What does the speed of memory mean?
When information needs to be stored in or retrieved from memory, some physical process must occur in the hardware. The speed of memory refers to how this can happen. A process’s speed can be constrained by the speed at which it can fetch its inputs or store its outputs.
Caching refers to moving information from slower, larger memory to faster, smaller memory. It’s like studying in a library, and bringing the books you’re using over to your desk. The shelves in the library can hold more books than your desk can, but it’s easier to have the books on your desk, rather than going to the shelf every time you needed to look something up.
This example also helps illustrate another complexity of caching — when studying, we don’t need every book in the library, just the ones relevant to our class. Similarly, caching is most efficient when you can fit all the information needed into the cache. If a particularly difficult class requires so many books that you can’t fit them all on your desk, every once in a while you’ll still have to go to the stacks to search for a missing book. This is known as a cache miss. Every cache miss reduces the benefits of having a cache (if you have to resort to the slower memory more often than not, then you’re not really experiencing the benefits of the faster cached information).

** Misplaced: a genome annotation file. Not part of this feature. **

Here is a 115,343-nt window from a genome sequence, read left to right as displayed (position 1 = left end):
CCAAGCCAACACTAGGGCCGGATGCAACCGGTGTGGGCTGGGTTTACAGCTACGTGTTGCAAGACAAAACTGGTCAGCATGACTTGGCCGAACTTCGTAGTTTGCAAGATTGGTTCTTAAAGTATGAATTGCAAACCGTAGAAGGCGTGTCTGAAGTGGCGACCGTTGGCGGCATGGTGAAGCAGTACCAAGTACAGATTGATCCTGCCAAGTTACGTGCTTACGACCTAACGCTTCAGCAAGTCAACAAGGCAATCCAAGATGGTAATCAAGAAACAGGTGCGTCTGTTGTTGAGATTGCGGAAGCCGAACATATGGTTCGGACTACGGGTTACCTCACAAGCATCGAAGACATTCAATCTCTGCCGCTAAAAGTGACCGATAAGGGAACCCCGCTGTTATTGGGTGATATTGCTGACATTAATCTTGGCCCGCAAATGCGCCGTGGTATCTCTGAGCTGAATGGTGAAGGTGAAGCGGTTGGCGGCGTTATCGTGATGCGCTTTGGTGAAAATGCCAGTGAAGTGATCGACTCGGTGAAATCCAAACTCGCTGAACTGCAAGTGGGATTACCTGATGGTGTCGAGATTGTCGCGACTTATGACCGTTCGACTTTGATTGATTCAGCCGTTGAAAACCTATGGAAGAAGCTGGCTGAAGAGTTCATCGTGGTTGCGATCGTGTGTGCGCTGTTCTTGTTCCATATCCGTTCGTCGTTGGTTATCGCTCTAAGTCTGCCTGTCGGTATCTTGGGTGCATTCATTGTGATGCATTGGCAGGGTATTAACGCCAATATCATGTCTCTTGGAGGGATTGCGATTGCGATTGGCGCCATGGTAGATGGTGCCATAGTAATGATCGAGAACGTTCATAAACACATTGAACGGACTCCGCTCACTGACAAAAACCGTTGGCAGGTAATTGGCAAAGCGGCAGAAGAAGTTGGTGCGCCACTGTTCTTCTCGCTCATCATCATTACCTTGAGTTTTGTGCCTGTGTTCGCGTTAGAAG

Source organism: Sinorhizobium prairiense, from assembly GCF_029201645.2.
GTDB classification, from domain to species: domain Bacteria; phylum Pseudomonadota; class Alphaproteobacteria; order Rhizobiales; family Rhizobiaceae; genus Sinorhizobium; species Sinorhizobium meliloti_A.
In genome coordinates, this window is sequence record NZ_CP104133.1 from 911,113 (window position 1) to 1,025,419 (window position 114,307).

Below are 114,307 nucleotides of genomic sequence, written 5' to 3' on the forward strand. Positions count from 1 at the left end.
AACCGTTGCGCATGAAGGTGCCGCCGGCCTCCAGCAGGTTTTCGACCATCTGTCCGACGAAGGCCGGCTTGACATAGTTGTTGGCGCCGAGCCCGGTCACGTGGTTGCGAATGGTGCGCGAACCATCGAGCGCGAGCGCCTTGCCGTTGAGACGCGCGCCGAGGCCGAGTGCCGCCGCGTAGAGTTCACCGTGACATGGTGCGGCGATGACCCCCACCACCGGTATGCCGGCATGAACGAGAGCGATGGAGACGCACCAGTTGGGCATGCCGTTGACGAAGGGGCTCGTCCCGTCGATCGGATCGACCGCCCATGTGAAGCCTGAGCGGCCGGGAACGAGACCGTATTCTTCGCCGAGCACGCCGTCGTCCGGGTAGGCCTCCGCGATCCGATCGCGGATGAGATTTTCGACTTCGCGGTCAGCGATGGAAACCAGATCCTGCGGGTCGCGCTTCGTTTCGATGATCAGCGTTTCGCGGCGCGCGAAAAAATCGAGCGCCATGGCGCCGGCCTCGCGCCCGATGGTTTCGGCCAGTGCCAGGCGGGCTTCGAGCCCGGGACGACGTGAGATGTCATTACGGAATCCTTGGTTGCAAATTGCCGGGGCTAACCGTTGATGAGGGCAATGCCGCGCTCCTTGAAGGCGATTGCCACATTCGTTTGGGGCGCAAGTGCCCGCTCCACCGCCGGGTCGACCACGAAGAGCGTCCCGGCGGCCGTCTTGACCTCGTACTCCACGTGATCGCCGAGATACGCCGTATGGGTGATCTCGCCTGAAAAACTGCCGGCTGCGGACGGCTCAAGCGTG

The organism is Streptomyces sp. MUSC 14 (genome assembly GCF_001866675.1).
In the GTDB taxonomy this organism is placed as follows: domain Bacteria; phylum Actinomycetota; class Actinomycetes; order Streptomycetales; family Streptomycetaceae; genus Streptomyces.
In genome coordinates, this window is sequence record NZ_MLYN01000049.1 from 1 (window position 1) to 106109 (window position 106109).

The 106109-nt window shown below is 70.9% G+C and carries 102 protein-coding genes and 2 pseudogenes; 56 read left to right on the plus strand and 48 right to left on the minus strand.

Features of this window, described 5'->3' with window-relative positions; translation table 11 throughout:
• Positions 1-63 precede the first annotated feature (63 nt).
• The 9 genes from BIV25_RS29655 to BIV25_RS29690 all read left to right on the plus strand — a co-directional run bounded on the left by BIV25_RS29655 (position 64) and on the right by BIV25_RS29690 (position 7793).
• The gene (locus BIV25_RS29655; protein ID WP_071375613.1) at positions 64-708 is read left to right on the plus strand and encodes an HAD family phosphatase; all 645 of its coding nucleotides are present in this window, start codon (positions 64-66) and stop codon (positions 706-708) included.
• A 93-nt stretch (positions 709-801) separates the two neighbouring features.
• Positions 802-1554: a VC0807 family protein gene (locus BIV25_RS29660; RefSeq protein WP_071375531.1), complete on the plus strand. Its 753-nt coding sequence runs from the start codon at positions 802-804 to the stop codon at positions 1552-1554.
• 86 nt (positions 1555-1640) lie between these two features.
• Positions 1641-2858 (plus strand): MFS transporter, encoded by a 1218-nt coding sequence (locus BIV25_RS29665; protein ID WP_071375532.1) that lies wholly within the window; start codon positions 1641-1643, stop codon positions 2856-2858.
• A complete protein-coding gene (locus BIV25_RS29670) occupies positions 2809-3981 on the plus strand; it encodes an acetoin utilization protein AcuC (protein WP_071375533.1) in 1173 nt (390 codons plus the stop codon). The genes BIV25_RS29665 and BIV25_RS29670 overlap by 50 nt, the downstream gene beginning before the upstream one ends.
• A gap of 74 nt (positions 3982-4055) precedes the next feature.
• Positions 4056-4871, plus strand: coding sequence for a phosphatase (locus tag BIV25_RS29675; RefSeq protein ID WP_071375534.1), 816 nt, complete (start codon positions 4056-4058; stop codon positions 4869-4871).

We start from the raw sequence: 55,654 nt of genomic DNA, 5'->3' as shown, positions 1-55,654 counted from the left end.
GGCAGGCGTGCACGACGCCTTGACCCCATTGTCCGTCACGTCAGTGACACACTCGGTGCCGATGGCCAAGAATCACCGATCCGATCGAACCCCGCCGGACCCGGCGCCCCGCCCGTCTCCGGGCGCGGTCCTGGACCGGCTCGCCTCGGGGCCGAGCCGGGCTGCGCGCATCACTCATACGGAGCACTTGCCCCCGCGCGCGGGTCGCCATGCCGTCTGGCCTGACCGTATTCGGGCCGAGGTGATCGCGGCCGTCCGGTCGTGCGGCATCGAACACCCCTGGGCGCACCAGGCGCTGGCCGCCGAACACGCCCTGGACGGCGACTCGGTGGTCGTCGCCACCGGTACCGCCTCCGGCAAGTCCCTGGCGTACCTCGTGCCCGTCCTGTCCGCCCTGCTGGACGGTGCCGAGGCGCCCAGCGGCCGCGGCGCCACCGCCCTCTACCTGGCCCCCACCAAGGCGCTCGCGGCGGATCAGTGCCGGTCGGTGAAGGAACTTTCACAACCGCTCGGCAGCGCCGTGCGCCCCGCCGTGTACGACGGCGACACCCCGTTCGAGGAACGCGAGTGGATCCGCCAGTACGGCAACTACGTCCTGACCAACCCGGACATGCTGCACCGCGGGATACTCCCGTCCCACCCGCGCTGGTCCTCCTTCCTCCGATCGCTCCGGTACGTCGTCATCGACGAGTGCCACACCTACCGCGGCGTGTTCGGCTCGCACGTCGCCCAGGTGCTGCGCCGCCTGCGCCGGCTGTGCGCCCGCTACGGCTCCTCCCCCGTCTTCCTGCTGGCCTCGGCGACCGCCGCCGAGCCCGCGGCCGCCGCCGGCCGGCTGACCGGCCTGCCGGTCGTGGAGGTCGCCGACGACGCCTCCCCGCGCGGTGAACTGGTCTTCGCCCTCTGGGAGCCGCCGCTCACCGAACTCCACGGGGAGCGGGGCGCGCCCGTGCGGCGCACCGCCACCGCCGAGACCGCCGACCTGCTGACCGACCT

Knowing what we know about caches, the benefits of Hollow now come into focus:
- Its high-density properties enable more information to be stored in the system, helping enable …
- .. its totality. If we can store everything in the cache, we can fully experience the speed benefits of caches.
This is especially pertinent when we take into account a major limitation of the old system:
This process was completely I/O bound and put a lot of load on upstream systems.
By having all the necessary information in the cache, there’s no need for I/O (transferring information) to other systems, leading to a massive speedup in how fast information can be processed.
With this infrastructure, each time a change is detected in a source application, the updated record is encoded and emitted to a Kafka topic. A new component that is not part of the source application, the Hollow Incremental Producer service, performs a repeating cycle at a predefined cadence. During each cycle, it reads all messages which have been added to the topic since the last cycle and mutates the Hollow state engine to reflect the new state of the updated records.